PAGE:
Eye tracking and control is an area of tech in which I expect to see growth in the coming years. Eye tracking specialist Tobii has been working diligently on the hardware side for several years and it has partnered with both game makers and device makers to promote the tech. More recently Nvidia has been working on implementing variable rate shading (VRS) tied to eye position, and Microsoft has been refining its eye control settings in Windows 10.
It seems like Nvidia wants to get in on the hardware side of things to support its VRS implementations on screens and in HMDs. Researchers working for the green team have recently published a paper with gaze-sensing HMD prototype designs and test results. Importantly, as well as designing a new low-power, accurate, low latency, and light weight solution, the scientists say the prototype hardware is cheap to make using commonly available components.
Nvidia's gaze-sensing LEDs for head mounted displays paper (PDF) was published a few days ago and is very detailed in its proposition - but in essence the researchers modified existing HMDs by exploiting the light emitting and sensing properties of LEDs.
The prototype uses a simpler process than current solutions for eye position tracking, which benefits the design in many ways but at the moment it sounds quite inelegant as it uses various off the shelf bits and bobs including a mobile device, two rings of LEDs, and two microcontrollers.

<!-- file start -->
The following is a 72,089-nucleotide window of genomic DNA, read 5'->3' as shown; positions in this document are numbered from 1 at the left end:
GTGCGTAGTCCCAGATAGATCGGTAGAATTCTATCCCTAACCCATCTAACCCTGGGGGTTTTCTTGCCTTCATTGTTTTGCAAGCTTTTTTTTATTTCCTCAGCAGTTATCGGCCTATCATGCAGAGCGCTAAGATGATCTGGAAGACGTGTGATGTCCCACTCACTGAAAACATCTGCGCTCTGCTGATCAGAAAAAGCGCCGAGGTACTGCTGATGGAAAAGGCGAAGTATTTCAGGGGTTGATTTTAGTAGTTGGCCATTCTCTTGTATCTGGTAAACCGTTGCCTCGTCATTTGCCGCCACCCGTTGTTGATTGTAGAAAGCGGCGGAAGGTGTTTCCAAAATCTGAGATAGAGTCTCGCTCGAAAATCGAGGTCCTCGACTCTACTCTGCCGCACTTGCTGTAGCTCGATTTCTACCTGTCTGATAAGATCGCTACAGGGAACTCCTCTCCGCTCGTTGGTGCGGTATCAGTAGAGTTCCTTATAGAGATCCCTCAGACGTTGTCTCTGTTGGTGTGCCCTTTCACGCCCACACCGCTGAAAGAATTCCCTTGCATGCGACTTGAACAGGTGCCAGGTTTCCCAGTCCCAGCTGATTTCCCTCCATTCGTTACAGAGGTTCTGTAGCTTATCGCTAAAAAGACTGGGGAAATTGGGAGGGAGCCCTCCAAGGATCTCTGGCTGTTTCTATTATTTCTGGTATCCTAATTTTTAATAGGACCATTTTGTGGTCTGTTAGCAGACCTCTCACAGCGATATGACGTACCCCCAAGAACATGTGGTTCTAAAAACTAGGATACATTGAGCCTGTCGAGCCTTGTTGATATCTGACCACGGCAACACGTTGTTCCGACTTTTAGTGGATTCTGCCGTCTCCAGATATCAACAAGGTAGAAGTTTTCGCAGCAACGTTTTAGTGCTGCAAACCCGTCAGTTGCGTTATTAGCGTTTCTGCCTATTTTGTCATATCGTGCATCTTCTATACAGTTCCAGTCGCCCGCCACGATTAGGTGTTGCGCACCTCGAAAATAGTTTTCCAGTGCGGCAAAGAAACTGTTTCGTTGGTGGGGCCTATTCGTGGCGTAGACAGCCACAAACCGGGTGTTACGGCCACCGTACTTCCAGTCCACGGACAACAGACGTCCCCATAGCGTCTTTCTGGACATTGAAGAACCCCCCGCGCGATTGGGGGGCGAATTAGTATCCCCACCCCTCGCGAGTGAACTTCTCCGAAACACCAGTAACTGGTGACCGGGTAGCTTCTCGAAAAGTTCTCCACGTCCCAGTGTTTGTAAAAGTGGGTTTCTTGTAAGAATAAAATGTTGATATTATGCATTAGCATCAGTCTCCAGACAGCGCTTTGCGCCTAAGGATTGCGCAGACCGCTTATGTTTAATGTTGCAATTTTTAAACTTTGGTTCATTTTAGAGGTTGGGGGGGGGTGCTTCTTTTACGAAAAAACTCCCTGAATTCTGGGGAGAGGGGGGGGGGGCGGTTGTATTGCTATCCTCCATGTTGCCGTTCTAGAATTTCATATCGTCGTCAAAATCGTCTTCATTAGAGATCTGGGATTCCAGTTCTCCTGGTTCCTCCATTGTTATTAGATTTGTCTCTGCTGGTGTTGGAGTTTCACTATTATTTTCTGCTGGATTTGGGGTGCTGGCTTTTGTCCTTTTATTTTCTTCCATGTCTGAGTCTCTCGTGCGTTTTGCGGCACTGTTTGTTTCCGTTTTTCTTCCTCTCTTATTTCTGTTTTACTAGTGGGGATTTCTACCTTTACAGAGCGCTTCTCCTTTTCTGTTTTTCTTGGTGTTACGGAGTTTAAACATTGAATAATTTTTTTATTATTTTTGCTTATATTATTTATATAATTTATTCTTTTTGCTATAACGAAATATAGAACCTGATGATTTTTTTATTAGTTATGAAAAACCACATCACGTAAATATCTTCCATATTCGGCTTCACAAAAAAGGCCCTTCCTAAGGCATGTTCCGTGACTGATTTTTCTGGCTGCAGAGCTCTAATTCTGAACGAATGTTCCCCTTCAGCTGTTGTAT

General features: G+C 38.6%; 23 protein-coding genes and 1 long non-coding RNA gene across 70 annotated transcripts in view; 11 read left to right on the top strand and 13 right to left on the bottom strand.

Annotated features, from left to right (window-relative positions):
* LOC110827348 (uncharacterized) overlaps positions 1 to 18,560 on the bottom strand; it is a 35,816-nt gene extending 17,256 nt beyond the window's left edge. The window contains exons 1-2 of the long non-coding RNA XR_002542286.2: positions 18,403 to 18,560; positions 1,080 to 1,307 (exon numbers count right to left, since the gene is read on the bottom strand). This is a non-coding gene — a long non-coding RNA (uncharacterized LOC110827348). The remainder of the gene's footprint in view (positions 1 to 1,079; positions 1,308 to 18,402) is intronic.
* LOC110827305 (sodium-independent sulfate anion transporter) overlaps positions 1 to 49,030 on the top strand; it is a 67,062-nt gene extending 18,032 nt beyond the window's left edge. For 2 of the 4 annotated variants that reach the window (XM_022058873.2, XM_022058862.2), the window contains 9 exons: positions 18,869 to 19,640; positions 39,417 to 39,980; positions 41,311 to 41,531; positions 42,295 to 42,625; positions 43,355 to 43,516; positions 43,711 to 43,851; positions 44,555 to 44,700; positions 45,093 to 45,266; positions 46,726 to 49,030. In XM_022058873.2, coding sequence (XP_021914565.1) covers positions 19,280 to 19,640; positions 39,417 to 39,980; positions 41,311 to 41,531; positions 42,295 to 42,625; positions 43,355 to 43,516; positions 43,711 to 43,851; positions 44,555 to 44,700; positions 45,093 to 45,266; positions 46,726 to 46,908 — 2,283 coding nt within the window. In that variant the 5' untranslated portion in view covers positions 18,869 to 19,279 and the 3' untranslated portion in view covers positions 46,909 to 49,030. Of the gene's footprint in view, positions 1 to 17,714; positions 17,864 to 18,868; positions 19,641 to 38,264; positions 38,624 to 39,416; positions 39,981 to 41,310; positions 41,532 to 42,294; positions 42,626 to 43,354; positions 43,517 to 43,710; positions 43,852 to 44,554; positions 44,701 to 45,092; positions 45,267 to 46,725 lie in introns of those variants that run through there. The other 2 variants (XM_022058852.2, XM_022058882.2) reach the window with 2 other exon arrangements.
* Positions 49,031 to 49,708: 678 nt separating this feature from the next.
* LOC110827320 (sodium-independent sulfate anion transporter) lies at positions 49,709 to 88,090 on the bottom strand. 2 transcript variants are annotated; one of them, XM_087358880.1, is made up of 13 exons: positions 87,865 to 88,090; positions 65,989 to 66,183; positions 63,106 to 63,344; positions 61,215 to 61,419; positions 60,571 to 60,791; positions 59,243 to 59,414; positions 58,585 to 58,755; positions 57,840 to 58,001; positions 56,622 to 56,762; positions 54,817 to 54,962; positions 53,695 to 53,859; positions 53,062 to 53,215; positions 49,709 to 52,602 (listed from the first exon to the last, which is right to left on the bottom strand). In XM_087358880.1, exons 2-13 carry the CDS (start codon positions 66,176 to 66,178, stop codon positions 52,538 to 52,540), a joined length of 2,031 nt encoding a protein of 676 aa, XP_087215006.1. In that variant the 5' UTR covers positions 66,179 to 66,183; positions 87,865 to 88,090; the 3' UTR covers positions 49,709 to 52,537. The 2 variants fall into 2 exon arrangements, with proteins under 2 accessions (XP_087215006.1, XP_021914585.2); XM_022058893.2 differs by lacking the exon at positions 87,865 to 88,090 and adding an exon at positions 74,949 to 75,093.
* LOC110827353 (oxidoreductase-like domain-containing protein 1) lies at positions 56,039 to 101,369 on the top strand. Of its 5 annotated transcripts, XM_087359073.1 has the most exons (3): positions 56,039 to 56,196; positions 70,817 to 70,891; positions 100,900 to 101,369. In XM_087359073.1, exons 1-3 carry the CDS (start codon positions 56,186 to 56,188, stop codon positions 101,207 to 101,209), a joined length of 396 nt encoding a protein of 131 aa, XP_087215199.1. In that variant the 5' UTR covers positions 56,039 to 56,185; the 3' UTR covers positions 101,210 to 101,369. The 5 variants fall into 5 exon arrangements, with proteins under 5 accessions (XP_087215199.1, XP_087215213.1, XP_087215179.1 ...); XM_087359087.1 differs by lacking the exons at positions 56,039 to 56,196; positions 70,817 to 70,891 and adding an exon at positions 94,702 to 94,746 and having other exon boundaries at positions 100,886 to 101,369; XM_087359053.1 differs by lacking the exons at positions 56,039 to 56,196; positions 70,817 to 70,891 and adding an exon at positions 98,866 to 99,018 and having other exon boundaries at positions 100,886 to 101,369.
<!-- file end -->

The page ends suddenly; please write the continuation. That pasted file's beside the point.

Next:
Above you can see the HMD prototype created by the Nvidia researchers. Rather than using expensive and power hungry gyroscopes, accelerometers, various optical sensors, and so on - it uses LEDs as the core of the design. The bi-directional characteristics of LEDs allows for light capture and illumination, and the ring of LEDs placed in front of the eyes facilitate gaze estimation. The estimation is done speedily by a "supervised adaptive pattern recognition" algorithm which runs on the aforementioned attached mobile device.
While it all might sound complex to non-scientists and non-engineers, the Nvidia researchers assert that their design is "the simplest gaze-detecting design to date". Nvidia's small low cost solution is said to be ideal for HMDs. Nevertheless, there is still work to do on wrinkles in the system. The biggest issues are currently regarding user blinks, and the tuning of tracking accuracy and on its relationship with latency.